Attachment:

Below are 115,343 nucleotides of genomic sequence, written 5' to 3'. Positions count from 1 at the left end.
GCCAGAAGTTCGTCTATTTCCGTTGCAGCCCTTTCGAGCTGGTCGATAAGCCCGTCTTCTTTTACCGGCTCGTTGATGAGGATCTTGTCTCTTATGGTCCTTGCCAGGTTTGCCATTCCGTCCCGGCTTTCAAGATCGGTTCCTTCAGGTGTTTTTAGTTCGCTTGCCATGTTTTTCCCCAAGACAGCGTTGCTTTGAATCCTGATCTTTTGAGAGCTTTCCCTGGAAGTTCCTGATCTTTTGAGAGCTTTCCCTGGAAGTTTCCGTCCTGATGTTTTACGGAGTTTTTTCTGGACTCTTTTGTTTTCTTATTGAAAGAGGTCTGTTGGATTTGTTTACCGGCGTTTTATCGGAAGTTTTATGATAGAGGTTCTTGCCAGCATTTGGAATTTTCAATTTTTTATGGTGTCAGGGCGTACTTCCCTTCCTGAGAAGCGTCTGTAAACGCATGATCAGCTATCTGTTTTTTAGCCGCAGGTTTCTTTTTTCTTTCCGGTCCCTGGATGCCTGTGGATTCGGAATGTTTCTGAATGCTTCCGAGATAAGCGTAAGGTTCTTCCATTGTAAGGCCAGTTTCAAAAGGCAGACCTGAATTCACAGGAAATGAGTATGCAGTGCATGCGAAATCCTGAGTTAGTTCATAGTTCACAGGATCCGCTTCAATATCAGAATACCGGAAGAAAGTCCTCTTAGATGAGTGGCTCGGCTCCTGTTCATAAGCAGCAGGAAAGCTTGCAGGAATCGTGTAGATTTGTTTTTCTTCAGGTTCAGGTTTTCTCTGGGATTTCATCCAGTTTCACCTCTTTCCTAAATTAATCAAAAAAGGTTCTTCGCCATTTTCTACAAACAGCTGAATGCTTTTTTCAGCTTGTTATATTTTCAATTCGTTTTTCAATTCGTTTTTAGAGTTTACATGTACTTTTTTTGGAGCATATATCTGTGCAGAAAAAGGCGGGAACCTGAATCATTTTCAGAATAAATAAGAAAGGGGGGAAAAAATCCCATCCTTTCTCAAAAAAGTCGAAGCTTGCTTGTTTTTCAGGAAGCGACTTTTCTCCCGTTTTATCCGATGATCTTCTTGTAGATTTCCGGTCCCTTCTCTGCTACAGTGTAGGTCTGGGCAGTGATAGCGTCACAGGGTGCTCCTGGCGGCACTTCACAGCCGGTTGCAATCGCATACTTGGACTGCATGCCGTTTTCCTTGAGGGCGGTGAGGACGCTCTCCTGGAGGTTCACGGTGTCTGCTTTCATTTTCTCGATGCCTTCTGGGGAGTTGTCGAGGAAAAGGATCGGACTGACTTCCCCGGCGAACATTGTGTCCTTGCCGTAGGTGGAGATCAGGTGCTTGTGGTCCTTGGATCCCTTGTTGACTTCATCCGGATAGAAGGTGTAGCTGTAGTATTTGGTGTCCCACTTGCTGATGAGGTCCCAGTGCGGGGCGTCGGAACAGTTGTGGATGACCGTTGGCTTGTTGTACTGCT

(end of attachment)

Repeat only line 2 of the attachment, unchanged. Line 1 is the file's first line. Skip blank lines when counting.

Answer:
GCCAGAAGTTCGTCTATTTCCGTTGCAGCCCTTTCGAGCTGGTCGATAAGCCCGTCTTCTTTTACCGGCTCGTTGATGAGGATCTTGTCTCTTATGGTCCTTGCCAGGTTTGCCATTCCGTCCCGGCTTTCAAGATCGGTTCCTTCAGGTGTTTTTAGTTCGCTTGCCATGTTTTTCCCCAAGACAGCGTTGCTTTGAATCCTGATCTTTTGAGAGCTTTCCCTGGAAGTTCCTGATCTTTTGAGAGCTTTCCCTGGAAGTTTCCGTCCTGATGTTTTACGGAGTTTTTTCTGGACTCTTTTGTTTTCTTATTGAAAGAGGTCTGTTGGATTTGTTTACCGGCGTTTTATCGGAAGTTTTATGATAGAGGTTCTTGCCAGCATTTGGAATTTTCAATTTTTTATGGTGTCAGGGCGTACTTCCCTTCCTGAGAAGCGTCTGTAAACGCATGATCAGCTATCTGTTTTTTAGCCGCAGGTTTCTTTTTTCTTTCCGGTCCCTGGATGCCTGTGGATTCGGAATGTTTCTGAATGCTTCCGAGATAAGCGTAAGGTTCTTCCATTGTAAGGCCAGTTTCAAAAGGCAGACCTGAATTCACAGGAAATGAGTATGCAGTGCATGCGAAATCCTGAGTTAGTTCATAGTTCACAGGATCCGCTTCAATATCAGAATACCGGAAGAAAGTCCTCTTAGATGAGTGGCTCGGCTCCTGTTCATAAGCAGCAGGAAAGCTTGCAGGAATCGTGTAGATTTGTTTTTCTTCAGGTTCAGGTTTTCTCTGGGATTTCATCCAGTTTCACCTCTTTCCTAAATTAATCAAAAAAGGTTCTTCGCCATTTTCTACAAACAGCTGAATGCTTTTTTCAGCTTGTTATATTTTCAATTCGTTTTTCAATTCGTTTTTAGAGTTTACATGTACTTTTTTTGGAGCATATATCTGTGCAGAAAAAGGCGGGAACCTGAATCATTTTCAGAATAAATAAGAAAGGGGGGAAAAAATCCCATCCTTTCTCAAAAAAGTCGAAGCTTGCTTGTTTTTCAGGAAGCGACTTTTCTCCCGTTTTATCCGATGATCTTCTTGTAGATTTCCGGTCCCTTCTCTGCTACAGTGTAGGTCTGGGCAGTGATAGCGTCACAGGGTGCTCCTGGCGGCACTTCACAGCCGGTTGCAATCGCATACTTGGACTGCATGCCGTTTTCCTTGAGGGCGGTGAGGACGCTCTCCTGGAGGTTCACGGTGTCTGCTTTCATTTTCTCGATGCCTTCTGGGGAGTTGTCGAGGAAAAGGATCGGACTGACTTCCCCGGCGAACATTGTGTCCTTGCCGTAGGTGGAGATCAGGTGCTTGTGGTCCTTGGATCCCTTGTTGACTTCATCCGGATAGAAGGTGTAGCTGTAGTATTTGGTGTCCCACTTGCTGATGAGGTCCCAGTGCGGGGCGTCGGAACAGTTGTGGATGACCGTTGGCTTGTTGTACTGCT